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fcOSSIP OF THE CAPITAL.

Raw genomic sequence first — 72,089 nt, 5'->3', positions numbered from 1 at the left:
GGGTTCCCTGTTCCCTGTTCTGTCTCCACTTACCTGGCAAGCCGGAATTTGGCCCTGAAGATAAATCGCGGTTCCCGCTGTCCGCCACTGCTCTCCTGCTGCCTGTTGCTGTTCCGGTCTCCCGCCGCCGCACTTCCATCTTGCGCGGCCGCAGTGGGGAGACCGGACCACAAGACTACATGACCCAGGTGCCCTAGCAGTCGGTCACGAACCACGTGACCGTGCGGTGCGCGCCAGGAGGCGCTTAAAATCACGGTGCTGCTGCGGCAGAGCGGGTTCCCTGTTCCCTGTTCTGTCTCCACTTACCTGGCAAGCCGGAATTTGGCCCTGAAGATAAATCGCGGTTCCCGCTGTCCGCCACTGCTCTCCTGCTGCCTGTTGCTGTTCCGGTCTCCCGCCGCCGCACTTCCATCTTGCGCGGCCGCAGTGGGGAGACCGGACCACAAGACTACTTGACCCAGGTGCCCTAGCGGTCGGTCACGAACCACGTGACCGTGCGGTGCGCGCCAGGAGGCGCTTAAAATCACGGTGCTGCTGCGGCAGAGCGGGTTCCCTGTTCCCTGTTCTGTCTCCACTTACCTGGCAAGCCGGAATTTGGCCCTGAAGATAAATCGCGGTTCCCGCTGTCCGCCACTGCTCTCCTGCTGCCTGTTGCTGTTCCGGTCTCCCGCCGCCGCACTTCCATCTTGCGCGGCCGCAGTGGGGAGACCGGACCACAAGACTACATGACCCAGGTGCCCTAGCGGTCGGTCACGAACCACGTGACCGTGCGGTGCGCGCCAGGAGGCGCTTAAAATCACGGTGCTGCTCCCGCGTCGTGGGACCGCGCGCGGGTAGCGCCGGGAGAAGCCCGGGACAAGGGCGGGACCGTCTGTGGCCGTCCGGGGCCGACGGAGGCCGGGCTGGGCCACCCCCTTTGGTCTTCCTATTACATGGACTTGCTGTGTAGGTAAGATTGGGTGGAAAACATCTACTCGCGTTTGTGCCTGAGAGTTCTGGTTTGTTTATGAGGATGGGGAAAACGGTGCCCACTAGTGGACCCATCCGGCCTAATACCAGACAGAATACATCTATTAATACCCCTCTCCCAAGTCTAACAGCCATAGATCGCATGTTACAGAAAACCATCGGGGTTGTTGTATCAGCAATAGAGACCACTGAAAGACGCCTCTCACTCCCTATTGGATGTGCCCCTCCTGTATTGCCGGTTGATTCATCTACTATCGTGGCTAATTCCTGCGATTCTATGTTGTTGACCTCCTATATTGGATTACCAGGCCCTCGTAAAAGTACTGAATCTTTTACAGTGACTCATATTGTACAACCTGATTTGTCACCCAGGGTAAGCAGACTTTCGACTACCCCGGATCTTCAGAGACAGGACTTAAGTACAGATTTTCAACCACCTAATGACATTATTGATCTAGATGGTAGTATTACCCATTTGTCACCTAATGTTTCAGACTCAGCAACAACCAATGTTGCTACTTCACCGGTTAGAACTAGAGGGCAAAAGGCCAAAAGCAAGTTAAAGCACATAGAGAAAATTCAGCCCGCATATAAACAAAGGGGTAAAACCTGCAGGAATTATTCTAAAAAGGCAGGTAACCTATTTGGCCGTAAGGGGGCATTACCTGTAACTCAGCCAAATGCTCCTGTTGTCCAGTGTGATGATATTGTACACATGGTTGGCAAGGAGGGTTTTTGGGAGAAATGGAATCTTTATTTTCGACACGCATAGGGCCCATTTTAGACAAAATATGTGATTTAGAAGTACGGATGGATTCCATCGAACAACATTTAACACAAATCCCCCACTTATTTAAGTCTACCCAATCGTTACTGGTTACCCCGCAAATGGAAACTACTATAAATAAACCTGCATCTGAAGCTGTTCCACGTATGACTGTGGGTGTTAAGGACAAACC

THK NEW MINISTER FROM .7ATAN AND HIS AOCOMI T.ISHI.:i> WIPE. Bsssonmra of a new tkaj* at ths catholic UNIVERSITY— THE cvuitokts OV CONGRESSMEN. Washington. Oct. 13. The Japanese Legation is one of the most popular and best adminis red of the legations at this capital, fret it is oae " the youngest. The first Minister from Japan visited this Government only forty years •-'■ a: • it is scarcely thirty years since the famous Embassy with Mr. Iwakura at its head arrived here. This Embassgy had as its object the making of treaties with the United States *nd other civilized Powers, and started out to make a tour of the rid, hut so Impressed was Ambassador Iwakura with the advantages to be gained from a long residence at the American capital that he remained in Washington for six months. In that time he gave eighty official dinners and a banquet for sixteen hundred peo ple which rivalled in elegance anything ever seen here, and picturesque tales are still told of bis p-ineely entertaining. Diplomatic intercourse ■^wv-.-r J the United States and Japan was estab ibched by Mr. Iwakura's visit, and since then it Baa never been interrupted. Japan has sent to ibis country the flower of her statesmen, and no nation with which the United States has iiplomatic relations has been represented by en of higher intelligence or greater capacity. 1 *.«od taste and conservatism have invariably ::.arked the administration of the Japanese Le gation, and that it will hold the high place it has attained under the new Minister is not to '■•" doubted, for Mr. Takahira comes to us with ■ ripe experience, having already served here as c<>nsul-<JeneraJ and represented his Government it Minister to China ai.-J at several of the Kuropean capitals. The new Minister is accompanied by his wife. Mme. Takahira comes of a noble family and was educated at one of the best schools for omen in Japan, established and conduct* d after Western niod.js. She was married to Mr. Taka : ;fa in 1887. shortly after her education was wished. ;tnd since then has been with him upon ..Is of his diplomatic missions. This, therefore, nut Mm- Takahira's first visit to the United •••■> since her husband served as Consul-Gen !.il in New-York in IB9li From this position ■ Takahira was promoted to the Ministershlp : The Hague, whither Mine. Takahira accom ; billed him, and later on she went with him to k'ime and to Vienna, at both of which capitals ht represented his Government. These pro l i sed visits in foreign countries have enabled Mme. Takahira to become acquainted with i heir languages and their people, and the ex l<rience she has had at the European courts will be of advantage to her even in this repub lican stronghold. Mane. Takahira is a fine looking woman, even from the Occidental point of view, which differs -• materially regarding the beauty of women Jrom that of the Orient. Her complexion has the tinge .it,-: softness for which Japanese women :_re famous, her eyes are large and expressive, and her wealth of glossy black hair is worn in the prevailing style, brushed back fron a pretty brow. Hut the most attractive feature Mme. Takahira possesses Is ihe vivacious expression jid the quick responsiveness one notes in her *<-c v, h'-n she is conversing. Not since the days of Mr. Voshida have the women of the Japanese Legation retained their :.ative costume, which is rapidly going out of 'ash ion "» Japan among the higher classes, and, :;ke her predecessors, the wife of the new Min ister has adopted European dress; but, unlike msaiy « f her sisters, her clothes are in exquisite taste <G»] li'-r jewels are beautiful. It is doubt ful, fcdeed, if any woman in the Diplomatic Corps possesses more gorgeous gems. Mllle. T;ikahJra has three children, who are in Japan and will not at present join Lheir parents. One of ;ne most attractive women who ever lb< Japanese Legation was Mme. who.-, death has recentlj sad (lened ■ ■ H.r end, it is said, was d bj her sorrow for the death of her husbanc win. ti occurred three years ago. Mr. and Mrs. Mutsu wen surely a most devoted maple and v\h"n Mr. Mutsu was stationed here : tn-\ w.re constantly sen together, and between usesn id»-a! harm<;i\ se.-rned to exist. Asked at an afternoon tea what was Minister Mutsu's favorite sport, his gentle little wife )..«,k.d up arrbl) and s«iiO "Oh, madam, my husband he like to flirt best t»f a.l! things in the world. He think this Amer ican sport most adorable. We flirt and flirt all i bt- day long. 1 flirt vitn him, he flirt with me." It is a. long established custom in the depart ments at Washington that upon receiving a pro motion a man shall treat his chief and fellow «l«-rk« to cigars, and a woman her companions to candy or ice-cream. Not long ago a worthy man in the Interior Department was rewarded Tor hip devotion to duty and faithfulness i.\ a lonj.' hoped f-»r promotion! The clerk is noted for his frugal mind, hut hardly had he received the n< a•- of hi* (-"t.<i fortune Alien he hastened to a tobacco .-:h'ij> in the vicinity and returned laden with cigars, a full t«.> at which he placed upon bw '-hief* desk, who was profuse with thanks •■•r t Pj» really magnificent gift, as custom de n.anded that only a few cigars should be given. .me hai-±;> clerk whose heart had been made NEW- YORK TRIBUNE ILLUSTRATED >l J'PLKMKiNT. glad by a promotion was taken out to luncheon by some friends, and in his absence the thief decided to try one- of the <-i«ars he had just re ceived. His far-*-, at first wreathed with pleasant expectations, wore a surprised and inquiring look after the first puff, at the second puff it was wrinkled with disgust, and after the third pufT the clfjar was thrown disdainfull) into the waste basket. "Some are born to rank," quoted the chief, "some achieve rank and some have rankness thrust upon them Bless me if i can stand it." The Catholic University, which was opened last week with the mass of tin- Holj t;h<>si and solemn professions of faith by its professors and instructors, begins Its twelfth academic year under most favorable auspices and with a large increase of students over last year. Among those who have matriculated are young men from Cuba, Porto Rico, Canada, France, Ger many, Poland and Japan, an evfd< nee that the fame of this institution has made the circuit of the world. With the reopening of th> university several important changes took place in its faculty and in the faculties of the affiliated col- leges. Father Shilling has been transferred from the direction of the Franciscan monastery to another fi<-i<j of labor, and, it is understood, will b»- intrusted with special work of importance. The College of the Holy Cross also loses its director. Father Fran< iscus. A recent addition to the faculty of the university is mi Rev. Dr. John D Ifaguire, who returns to his alma mater as professoi of Latin. Father Maguire, whu is a native of Pennsyl vania, is one of th* 1 most noted men among the alumni of the university. In 18110 he received his degree of Ph. D from the University of Pennsylvania, and Archbishop Ryan commis sioned him a> \<»\ craduate student In 1 SI »l! while he «.is st.l! i- deacon in the Catholic min istry. ll<- wan ordained .1 priest •>> Cardinal Gibbons In the -nine year and, after receiving his orders, went again lo the Catholic University for supplementary study. After completing his course there Father Mag'iire studied for several years at European universities and, returning to America in IBIMJ, took a specia". course of study at Johns Hopkins. Recently he has been acting as a missionary in Philadelphia. Amoii).' re. .■ni visitors to the Capitol was an old man from a n«arb> provincial district who took a deep interest jh the chambers of the Senate and House of Representatives, viewing with especial favor the comforts provided for the people's servants. "I tell you w hat it is," he said to nni < :' the doorkeepers. "Congressmen have a might} easy time of it. don't th' •> '.'" "Yes." admitted the doorkeeper, 'they do." "Thi-j aie washed fr«*e, shaved fret?, fed free. ain't they?" inquired the visitor. "Yes, yes,' answered th' doorkeeper, "and they are lodged free, to. !».. you so that big building?" pointing to the Library of Congress. ••That's where they sleep, and the b- <l- are nofi as down " "That s all I want tc know," announced the hayseed, jubilantly. "I never did take much interest In politics, but I'll be jrosh derned If l don't go straight home and run for Congress.*' A WESTERN BAD MAN. PRACTISING LAW "ON A HIOH PLAIN" AT EL I'ASn. Ft em The Chicago Record. John Wesley Hantin. whose death .>t ih< hand.; of Constable John Sellman, of El Paso, la yet within the mem< ry of newspaper readers, af fords :i striking type of the border bail man both in the story or hi-; life and in tip manner <>f his death, lit- was tin- son ><' a Baptist preacher, but in spite >'i hi.* home advantages he grew to be an unruly, shiftless and skulking member of thi communit) before he was fifteen \<-ars old. Hi v, i£ born in l^.'ii. near the town of Coman cl • . Ti "... ami began his wild career b( fore he was twelve years old by riding to death the only iwo horses bis father had. li' refused to go to school, was caught cheat- Ing at cards when hi was fifteen years old, and in the same year put out the < ye of a neighbor's sou in a quarrel over a rock fight. Preacher Hardin died goon aft< rward, and it is a tradition in Comanche County that h«- died of a broken heart over \h<- wickedness of his favorite son. In lSii:, being twenty-one years old, John VWs l' y <■!• Wes Hardin established himself on a part of his father's farm, and began to assemble MME. TAKAHIRA. Wife of the Minister fiom Japan. about his cabin a company of the wildest young men in the county. None of them had means none of them seemed to work, and yet after a few months of midnight rides into adjoining counties tli.ii corrals were crowded with cattle and the townsfolk of Comancl began to fear and suspect Hardin and his gang. Not satisfied with ranch solitude, and led by Wes Hardin, the desperadoes soon began i" make midnight .raids unon the town. It became their practice to gallop into Main-st. every night at 8 o'clock. "shoot up" the stores, carry off what they want i n the shape of liquor and supplies, and terrify into silence the protesting storekeepers. !t is current history in Comanche to this day thai W.s Hardin and In: men held the town almost in bondage during the greater pan of llu y< ar IST.".. Munj farmers who bad suffered at the hands of rustlers then begun t.> assemble in Co manche for th- purpose of '"investigating* 1 Han in's layoyi. Whether this visitation had anything to do with his departure, or whether store looting and ranch life became too dull, is not known, but m August, IS?.'!. In lefl home and identified himself ivith the Comanche County Kann of Taylors, then engaged in a feud war of four years' standing with the sons and friends if a man n n• I Sutton, who was killed l>.\ one ..f the rttylor family in I>e Witt County in I.m;n. Hardin had no personal interest in thi feud, but he w is <•; is n leader of the Comanche Taylor?, and during the short period of his leadership U'>i "cr< -lit"" for slaying three of the Sutton faction. To -how how ineffective was the machinery of the law in punishing the per petrators of these border crimes II is sai.i that t hiri y-i i-iiit men. participants in the Taylor- Sutton feud, were killed within six years in Gonzales, De Witt and Comanche counties, and their Klaye rs w< ■«• ncithei punished imr posi ii. < ■ I \ identified. 'eport gives Hardin credit for pl.oittins many ol the Button parly, but he boasted alwa.xs* of having "got" three, and as lie was pro k) and jeali us of mis man kill'n^; rec ord ;• is probable thai ht killed no t ■.- of the Sutlers F hruary l!i IS I. Hardin reappeared sud ■ I nlj in Oomi n he with a crowd of his follow ers, who immi i;..i'-i> .:!":i; .<l ; hi principal saloon of ihe town, bane i the front door and proceeded Hi i-ari hp< ait- r Ihe manner of their .-!;■■- Koine inn. thai afternoon Deputj Sheriff i harl s Webb. ■•< Brown Ciunty. arrived in <'• .. anclie .\ni a aarra . !• i nm of Hardin's n.::-.ir who was accused "t cattle stealing. He s> ■■ ill learned that Ihe desperado and his fellows wei> embattled in the saloon, but, nothing daunted, tie.) his hort»» and entered the back door, which v.uf open. Hardin knew him and the moment he put his face in the doorway shouted. "Hollo, Webb! What do you want here?" "I've a warrant for <"al Shelby." the deputy was saying as he pulled the document hall out of his pocket. But Hardin shot him through the heart, adding 'I guess you won't servi It!" In the party with Wes Hardin when Webb was phot was Joe Han'in, a younger brother of Wes, then posing as a lawyer, but following closi ly in the footsteps of his lawless brother, and with a growing reputation in Comanche as a des perado and a crool .News of the shooting of Webb spread quickl> i>ver the town, and before dark the saloon was surrounded i.y a posse of volunteers. The enraged citizens stormed th«i lock d barroom about dusk and captured four of the inmates, Including Joe Hardin \Ws es caped in the confusion, and rode to temporary liberty on the horse of the man be had killed The posse, determine. l to make an exampli of somebody, hanged Joe to the nearest tret and gave bis companions hours to leave the county When the Coroner examined the effect? of the dead young desperado he found the seals of thirteen cunties which had 'been profitably used for months by the quondam lawyer in tl i process of making out bogus bills nl sale iv, r cattle stolen by members of his brother's xnitx. Wes Hardin then tied toward Florida In the suburbs of Gainesville be was ov< rtaken by two negroes, "Jake" Menzel ami Robert Borup. both Of whom had worked for Hudin's father Im pelled by d.sire to obtain the $500 reward of fered for Hardin's capture, they attempted to arrest him as he was leaving his lodging place early in the morning. They approached him with levelled pistols. He had his thumbs in the waistband of his trousers and assured them he was unarmed. As they attempted to sei» him he whipped two pistols from under his vest and killed one of them. The other was blinded ,uid fled for his life. Hardin was caughi at Shrevee port a few days later, returned to Comancbe and sentenced to twenty-five years' imprisonment for the killing of Charley Webb. He was b< t at liberty under the exemplary conduct rule in 1892 and left the penitentiary with the reputa tion of having perfected himself in the study of law during the seventeen years of his incarcera tion. Immediately after regaining his libertj he clinched his reputation for being the "meanest bad man on the border" by betting $;» that he could at the first shot knock an innocent Mexi can off a soap box whore ho sat sunning him self. He won the bet and left the dead Mexican in the putter where he fell. That he was proud of his meanness is proved by a story which he boastfully told of an adventure in Nogales. He said that in a hotel there he was annoyed by a heavy snorer In the next room. Without mak ing an effort to caution the sleeper, he put his ear to the thin board partition till he pot the exact position of his snoring neighbor's head. Then he fired one .45-calibre bullet through the wall. The snoring stopped The corpse was found the next morning shot through the brain, but the bad man was permitted to ride away. Whatever he may have known of the theory of law, his grotesque idea of its practice was manifest when he set out for XI Paso wearing four six-shooters and carrying a Winchester rifle. It was during the trial of the Bfiller- Frasier cattle conspiracy cases that be arrived. Accoutred as he was he went to Pie office .if 'The Xl Paso Times." and, in a badly written. badly spelled "card" announced that he had oome to Xl Paso "to practise law on a hi^-.h plain." He meant "plane," of course, but his, spelling was as bud as his Inter legal perform ances. From the newspaper office ho crvlled at the White Klephant saloon, and at thf point of a sun borrowed $!<•»• from the proprietor. With tbis ready money he engaged in an open "crap" game in tho Gem saloon, in Texas- aye., lo^t all his capital and thru, with a pistol in each hand, compelled the players and the croupiers to pay him back what be hod lost. He collected about $20<> and wrnt back to the saloonkeeper whom he had first robbed, offering to "buy a half interest" in the placo for $. r ,iH». and enforcing his proposal with his ever ready weapons. It. trot tho half interest, ami before daylight all Xl Paso knew that Wes Hardin, guns and all. hart come to town to "practise law on a Jiitcli plane." For more than six months he terrorized El Paso. There was only <>no man there who dared cross his path at all times and under all con ditions. That roan was John Sellman, a bad man. too, but of a different mould from Wes Hardin. After a bloody career as a soldier, cowboj and borbr deputy, and with a record of what hi called "twtnty-thrse justifiable kill ings." Sellman had settled down into tin almost placid occupation of patrolling thi streets of El Paso. It was placid enough till Hardin cajne, but a month later .-very man then knew that one or the other had come at last into the presence of sure death. The crisis came on \ugust lit. !>;•:; old John s. llman's son, who was a policeman had ar ■ Hardin's Mend, and Hardin ai onoi aii nounced that h>- would exterminate the whole Sellman family, beginning with the lather-. To tins >n<l the offended desperado arm< I himself with pisl.'ls and a Quantity of Whiskey and went looking foi old man Sellman. The latter, who stated at his trial afterward that he knew it was only a question of time when he must kill Huruin. rr; I him to the Echo saloon With thai peculiar and almost anomalous sense of fait ii.s-- which characterized many of Ins class. Sellman then seni word to Hardin thai if he would come out of the saloon he, Sellman, would give him a "fair chance to exterminate or be exterminated." Those were the very words of Sellman as reported at the trial. After waiting an hour for v reply Sellman entered ihi bar io. m. Hardin saw his reflection in the glass and had his pistol out in a second. But Sellman was sober. lii: ; lirsi shot pierced Hardin's bead from hatband to hatband, and even when his victim fell Sellman continued to fire till 1m had plan five sli.'is in vit.ti parts of his enemy. "Oood stiii fighters like Wes Hardin sometimes shoot after they're hit," explained Sellman in telling why he Tired so many "fatal" shots mi -a/n<; OF ///// i / >." Fr< •■■ The i,ond >n Telegraph. Tin.' suspected individuals, relates th* Furia "Figaro." w. i recently arrested on tin Boule vard Sebastopol by thi politi and conducted lo the commissariat < I t' the Safntc Avayi quarter. Oh< of them. Alfred Desobry. owing to his Holiriquel of "th> kirn; of ihleves.*' was special ly Interrogated by the commissaii ■ himself M. Simand. The interrogation concluded, the ma^is irate went i<> dinner. Bui no soon«-r had hi ar rived at his hone than h< noticed that bis watch and pocket hook had disappeared He re turned 'iiii 1 ui> to. his office, thinking he had left them on the table. i,:i i. Rougbi in vain Just as he vas abandoning hN search an inspector informed him that Desobry wished to sre him to maki a mosi imp. .riant communication That individual, «.n being Introduced, said, smilingly: ■•Monsieur, ptrmil im to rertorc lo you your vvatcli and pockftbeok. 1 took th. m In ordci to justify in voui eyes my title of 'king of thieve*. 1 I ■;"'■ :.t th. bottom, as you nee, mor< honetC than you had supposed." 0